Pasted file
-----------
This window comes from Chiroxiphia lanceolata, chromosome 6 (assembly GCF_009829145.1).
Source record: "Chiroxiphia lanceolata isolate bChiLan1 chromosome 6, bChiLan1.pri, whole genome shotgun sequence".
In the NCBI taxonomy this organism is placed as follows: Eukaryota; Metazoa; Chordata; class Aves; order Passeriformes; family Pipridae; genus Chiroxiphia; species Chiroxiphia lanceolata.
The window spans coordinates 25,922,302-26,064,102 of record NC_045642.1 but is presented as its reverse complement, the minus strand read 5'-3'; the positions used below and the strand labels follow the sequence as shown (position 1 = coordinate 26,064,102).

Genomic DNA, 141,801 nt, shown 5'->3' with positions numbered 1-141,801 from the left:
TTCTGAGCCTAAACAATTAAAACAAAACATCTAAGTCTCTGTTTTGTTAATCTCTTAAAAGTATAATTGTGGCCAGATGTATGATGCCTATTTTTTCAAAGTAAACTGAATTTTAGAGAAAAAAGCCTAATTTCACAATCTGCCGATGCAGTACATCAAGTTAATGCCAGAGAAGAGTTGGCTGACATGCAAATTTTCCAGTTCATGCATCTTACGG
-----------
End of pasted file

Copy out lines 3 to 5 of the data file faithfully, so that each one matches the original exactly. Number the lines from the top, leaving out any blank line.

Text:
In the NCBI taxonomy this organism is placed as follows: Eukaryota; Metazoa; Chordata; class Aves; order Passeriformes; family Pipridae; genus Chiroxiphia; species Chiroxiphia lanceolata.
The window spans coordinates 25,922,302-26,064,102 of record NC_045642.1 but is presented as its reverse complement, the minus strand read 5'-3'; the positions used below and the strand labels follow the sequence as shown (position 1 = coordinate 26,064,102).

Genomic DNA, 141,801 nt, shown 5'->3' with positions numbered 1-141,801 from the left: